But the fruit is flexible and can add an interesting twist to foods including salsa, soups and sandwiches.
Pumpkin helps make autumn the best season to go out to eat, said Providence Spotts while she talked of plans to head to Accomac Inn and order "one of my favorite dishes," pumpkin risotto.
Spotts owns Providence Divine Cakes and Pastries in York Township, where she creates goodies such as mini pumpkin cheesecakes dipped in cinnamon white chocolate and garnished with a pecan.
She also makes a pumpkin torte of white cake layered with pumpkin butter and pumpkin cream cheese mousse.
"I love pumpkin," she said. "I wish it wasn't seasonal."
Hide it in recipes
Whether canned, fresh or frozen, pumpkin is high in fiber, calcium and vitamin A, said Marcia Weber, Penn State York Cooperative Extension educator.
"It's very healthy," she said. "It's not high in calories just by itself."
Pumpkin is a versatile fruit that can be cooked in a variety of foods.
"A lot of people will chunk it and put it in a medley of roasted vegetables," Weber said of a dish including onions, celery and peppers sprinkled with a little olive oil and roasted in a 400-degree oven to a desired texture.
Some use pumpkin as a "hidden ingredient" to add flavor and nutrition to recipes, including tomato sauce and barbecue mixtures, she said.
Weber also said pumpkin seeds can be toasted with a little oil and spices for a light snack.
Pumpkin puree can be safely frozen, but the fruit should be cubed into one-inch chunks for canning, she said. While commercial factories process pureed pumpkin for canning, home kitchens can't generate the high heat needed to safely can crushed pumpkin, she said.
Pumpkins add great flavor to beverages as well, said Steve Stoppard, owner of Mr. Steve's Homebrew & Wine Supplies in Springettsbury Township.
Stoppard said he spent years refining - but little time naming - a pumpkin beer recipe he posts on his business website.
"I have my own personal pumpkin recipe that I have tweaked over and over again . . . This recipe is near and dear to my heart," he said. "My first brewing partner 20 years ago, a yellow Lab named Tye . . . got into the pumpkin I baked for my recipe and ate half of it before I caught him. Hence the name Brewmutt Pumpkin Breath Ale.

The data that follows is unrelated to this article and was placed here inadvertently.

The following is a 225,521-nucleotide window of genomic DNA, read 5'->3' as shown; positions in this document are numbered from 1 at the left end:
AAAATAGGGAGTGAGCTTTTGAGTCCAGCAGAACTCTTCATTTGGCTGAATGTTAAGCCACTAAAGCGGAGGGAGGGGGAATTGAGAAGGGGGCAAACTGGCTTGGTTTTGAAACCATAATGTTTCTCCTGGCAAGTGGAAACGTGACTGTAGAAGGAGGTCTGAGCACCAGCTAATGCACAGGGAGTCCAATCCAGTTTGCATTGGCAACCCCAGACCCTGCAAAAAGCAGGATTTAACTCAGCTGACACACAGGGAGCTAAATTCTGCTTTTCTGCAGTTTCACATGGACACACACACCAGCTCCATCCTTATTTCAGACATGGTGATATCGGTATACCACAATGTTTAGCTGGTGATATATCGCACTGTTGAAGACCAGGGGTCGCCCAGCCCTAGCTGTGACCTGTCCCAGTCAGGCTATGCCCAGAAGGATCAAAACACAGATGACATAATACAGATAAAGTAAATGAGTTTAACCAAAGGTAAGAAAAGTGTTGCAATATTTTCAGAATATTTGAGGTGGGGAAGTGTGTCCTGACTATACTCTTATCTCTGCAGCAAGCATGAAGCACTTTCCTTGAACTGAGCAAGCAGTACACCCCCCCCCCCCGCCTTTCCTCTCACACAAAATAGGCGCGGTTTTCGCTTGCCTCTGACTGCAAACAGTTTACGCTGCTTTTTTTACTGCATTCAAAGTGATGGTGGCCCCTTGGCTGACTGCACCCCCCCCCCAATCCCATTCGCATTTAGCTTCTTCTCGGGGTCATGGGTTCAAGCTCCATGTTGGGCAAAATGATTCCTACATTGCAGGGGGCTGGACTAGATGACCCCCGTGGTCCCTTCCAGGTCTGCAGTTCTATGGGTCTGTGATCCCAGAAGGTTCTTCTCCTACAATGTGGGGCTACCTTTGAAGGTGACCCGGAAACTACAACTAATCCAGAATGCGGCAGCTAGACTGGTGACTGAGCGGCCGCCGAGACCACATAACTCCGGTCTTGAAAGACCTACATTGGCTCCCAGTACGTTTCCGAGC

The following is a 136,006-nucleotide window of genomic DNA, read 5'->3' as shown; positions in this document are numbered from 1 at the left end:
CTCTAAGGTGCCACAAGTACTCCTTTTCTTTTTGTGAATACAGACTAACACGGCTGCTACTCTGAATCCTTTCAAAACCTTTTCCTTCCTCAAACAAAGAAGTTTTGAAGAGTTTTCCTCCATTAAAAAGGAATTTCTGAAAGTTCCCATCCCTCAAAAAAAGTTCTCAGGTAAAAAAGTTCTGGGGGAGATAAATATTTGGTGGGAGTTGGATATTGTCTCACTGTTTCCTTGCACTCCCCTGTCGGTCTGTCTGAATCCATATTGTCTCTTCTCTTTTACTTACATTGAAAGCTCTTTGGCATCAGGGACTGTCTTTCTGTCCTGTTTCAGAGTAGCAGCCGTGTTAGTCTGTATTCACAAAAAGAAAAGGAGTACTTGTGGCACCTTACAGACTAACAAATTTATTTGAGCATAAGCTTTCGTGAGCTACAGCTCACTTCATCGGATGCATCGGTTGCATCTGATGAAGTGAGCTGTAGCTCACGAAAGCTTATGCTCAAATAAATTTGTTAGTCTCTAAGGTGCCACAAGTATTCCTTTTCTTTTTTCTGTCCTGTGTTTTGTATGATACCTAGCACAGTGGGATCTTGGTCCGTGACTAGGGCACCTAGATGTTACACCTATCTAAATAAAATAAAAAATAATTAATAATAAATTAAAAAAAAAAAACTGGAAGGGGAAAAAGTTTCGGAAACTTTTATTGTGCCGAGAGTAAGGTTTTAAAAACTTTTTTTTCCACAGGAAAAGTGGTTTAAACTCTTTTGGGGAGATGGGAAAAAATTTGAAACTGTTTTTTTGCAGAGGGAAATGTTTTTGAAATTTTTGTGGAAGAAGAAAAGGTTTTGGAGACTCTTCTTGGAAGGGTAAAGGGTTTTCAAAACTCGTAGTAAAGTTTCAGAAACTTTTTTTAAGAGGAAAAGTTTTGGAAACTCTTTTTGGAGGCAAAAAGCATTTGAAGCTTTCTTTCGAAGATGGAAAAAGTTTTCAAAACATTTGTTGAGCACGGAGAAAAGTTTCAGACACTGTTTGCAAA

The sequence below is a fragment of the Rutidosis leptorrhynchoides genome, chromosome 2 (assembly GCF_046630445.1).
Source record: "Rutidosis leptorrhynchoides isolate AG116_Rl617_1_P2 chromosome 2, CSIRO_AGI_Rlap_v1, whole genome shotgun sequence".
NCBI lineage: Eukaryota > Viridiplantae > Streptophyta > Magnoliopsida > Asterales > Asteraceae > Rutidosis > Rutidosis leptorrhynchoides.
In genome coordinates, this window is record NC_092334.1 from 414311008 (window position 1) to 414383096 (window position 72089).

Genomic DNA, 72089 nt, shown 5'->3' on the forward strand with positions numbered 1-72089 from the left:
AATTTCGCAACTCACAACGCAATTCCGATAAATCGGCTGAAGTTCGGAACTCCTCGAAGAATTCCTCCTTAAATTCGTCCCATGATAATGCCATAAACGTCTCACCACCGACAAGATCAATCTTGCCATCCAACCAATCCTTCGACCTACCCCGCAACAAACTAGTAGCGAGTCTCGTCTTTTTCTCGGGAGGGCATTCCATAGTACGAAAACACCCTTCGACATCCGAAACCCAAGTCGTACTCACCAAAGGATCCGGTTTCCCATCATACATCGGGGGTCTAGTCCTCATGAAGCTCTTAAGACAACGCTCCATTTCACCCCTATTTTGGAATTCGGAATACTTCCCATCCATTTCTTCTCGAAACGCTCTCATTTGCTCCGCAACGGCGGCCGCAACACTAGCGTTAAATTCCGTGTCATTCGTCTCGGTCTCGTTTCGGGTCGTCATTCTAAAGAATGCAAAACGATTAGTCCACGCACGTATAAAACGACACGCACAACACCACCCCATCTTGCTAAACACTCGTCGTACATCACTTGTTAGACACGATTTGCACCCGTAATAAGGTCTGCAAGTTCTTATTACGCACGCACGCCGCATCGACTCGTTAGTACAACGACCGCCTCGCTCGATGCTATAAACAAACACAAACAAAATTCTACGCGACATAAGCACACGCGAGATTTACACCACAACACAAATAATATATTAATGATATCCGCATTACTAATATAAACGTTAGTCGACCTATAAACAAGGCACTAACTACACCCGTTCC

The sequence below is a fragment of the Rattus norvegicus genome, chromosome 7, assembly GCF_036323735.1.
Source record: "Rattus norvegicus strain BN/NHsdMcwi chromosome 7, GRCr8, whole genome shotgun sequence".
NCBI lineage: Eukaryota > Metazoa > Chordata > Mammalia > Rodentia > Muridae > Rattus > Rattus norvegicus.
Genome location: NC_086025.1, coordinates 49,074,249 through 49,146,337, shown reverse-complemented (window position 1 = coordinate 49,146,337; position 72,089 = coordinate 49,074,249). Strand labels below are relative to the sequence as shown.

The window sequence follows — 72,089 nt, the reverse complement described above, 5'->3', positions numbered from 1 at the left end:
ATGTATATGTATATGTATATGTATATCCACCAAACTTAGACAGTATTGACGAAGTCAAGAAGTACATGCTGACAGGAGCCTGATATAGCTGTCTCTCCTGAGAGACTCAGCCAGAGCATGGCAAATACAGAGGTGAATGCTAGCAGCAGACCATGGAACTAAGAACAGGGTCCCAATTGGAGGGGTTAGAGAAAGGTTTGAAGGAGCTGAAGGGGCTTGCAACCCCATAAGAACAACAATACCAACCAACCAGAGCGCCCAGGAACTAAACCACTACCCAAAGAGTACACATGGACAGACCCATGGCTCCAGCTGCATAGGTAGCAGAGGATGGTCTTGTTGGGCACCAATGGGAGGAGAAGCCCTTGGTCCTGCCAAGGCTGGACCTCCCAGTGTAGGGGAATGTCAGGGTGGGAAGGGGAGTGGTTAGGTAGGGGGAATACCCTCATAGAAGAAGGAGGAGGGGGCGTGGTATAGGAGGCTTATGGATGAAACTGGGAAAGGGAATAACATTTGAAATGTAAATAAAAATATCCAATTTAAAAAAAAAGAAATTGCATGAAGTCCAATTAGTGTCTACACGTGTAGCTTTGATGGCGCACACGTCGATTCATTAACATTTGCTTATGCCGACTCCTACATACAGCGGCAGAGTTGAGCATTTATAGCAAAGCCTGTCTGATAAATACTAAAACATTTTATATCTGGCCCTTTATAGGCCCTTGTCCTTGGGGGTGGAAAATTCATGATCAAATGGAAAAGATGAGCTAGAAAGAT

"My method for prepping the pumpkin is to place the pumpkin in a muslin bag with the spices," Stoppard said. "I place the pumpkin bag in a pan and mash it with my hands or large spoon. . . . The key is to balance the spice with the hops and the barley."
He also has an original recipe for pumpkin wine.
Julie Flinchbaugh of Flinchbaugh's Orchard and Farm Market in Hellam Township said this season's pumpkin crop yield and quality are good.
"There is always something fun and new with each pumpkin season," she said via email. "From regular jack-o'-lanterns to pie pumpkins to ornamental gourds, there should be a wonderful selection out there."
KAREN DOYLE of North Hopewell Township-based Family Tree Farm, which includes a four-acre pumpkin patch, grew a variety of pumpkins this season including a special fruit for Breast Cancer Awareness Month in October.
"They look pink," she said of the pumpkins. "They definitely look different.
She also raised blue and white pumpkins. "There's a pumpkin for everybody out here," she said. "The pumpkins are looking great."
Family Tree Farm will offer pick-your-own pumpkins from 9 a.m. to 5 p.m. Saturdays and 12 to 5 p.m. Sundays through the end of October.
The farm also offers wagon rides and a kid-friendly corn maze.
Learn more at www.familytreefarmexperience.com.
(from the kitchen of Sonia Flinchbaugh)
1 cup vegetable oil
1 cup fresh pumpkin
2 cup sugar
2 cup flour
½ teaspoon salt
2 teaspoons cinnamon
1 teaspoon baking soda
½ cup nuts
Mix all ingredients in large bowl. Bake on a cookie sheet or jelly roll pan. Bake at 350 degrees for 20 minutes.
3 ounces softened cream cheese
6 tablespoons butter or margarine
¾ pound confectioners sugar
1 teaspoon vanilla
1 tablespoon milk
Mix all ingredients in small bowl. Spread evenly on top of cooled pumpkin bars.
Best if kept refrigerated.
"My Mom's pumpkin bars . . . probably one of my favorite recipes."
- Julie Flinchbaugh of Flinchbaugh's Orchard
& Farm Market in Hellam Township
MOM'S BEST PUMPKIN CUSTARD
2 cups sieved pumpkin (if you use a fresh pumpkin or squash, you need to process it in a food processor, then drain the pumpkin to remove as much water as possible before you use it.)
½ cup sugar
1 tablespoon flour
¼ teaspoon salt
½ cup coconut
Dash of cinnamon and nutmeg
1 cup milk
Beat eggs in a baking dish and add other ingredients in order listed. Mix well before and after adding milk.
Bake at 350 degrees for one hour, adding marshmallows the last 30 minutes.
Note: to use a pumpkin or squash suitable for baking, it's best to cut pumpkin into pieces, remove seeds and bake flesh down on a baking sheet at 350 degrees for about 45 minutes, depending on the thickness of the shell. Test for softness, cool, remove shell, process and drain.
"A recipe passed down to me from my mother."
- Karen Doyle of Family Tree Farm in North Hopewell Township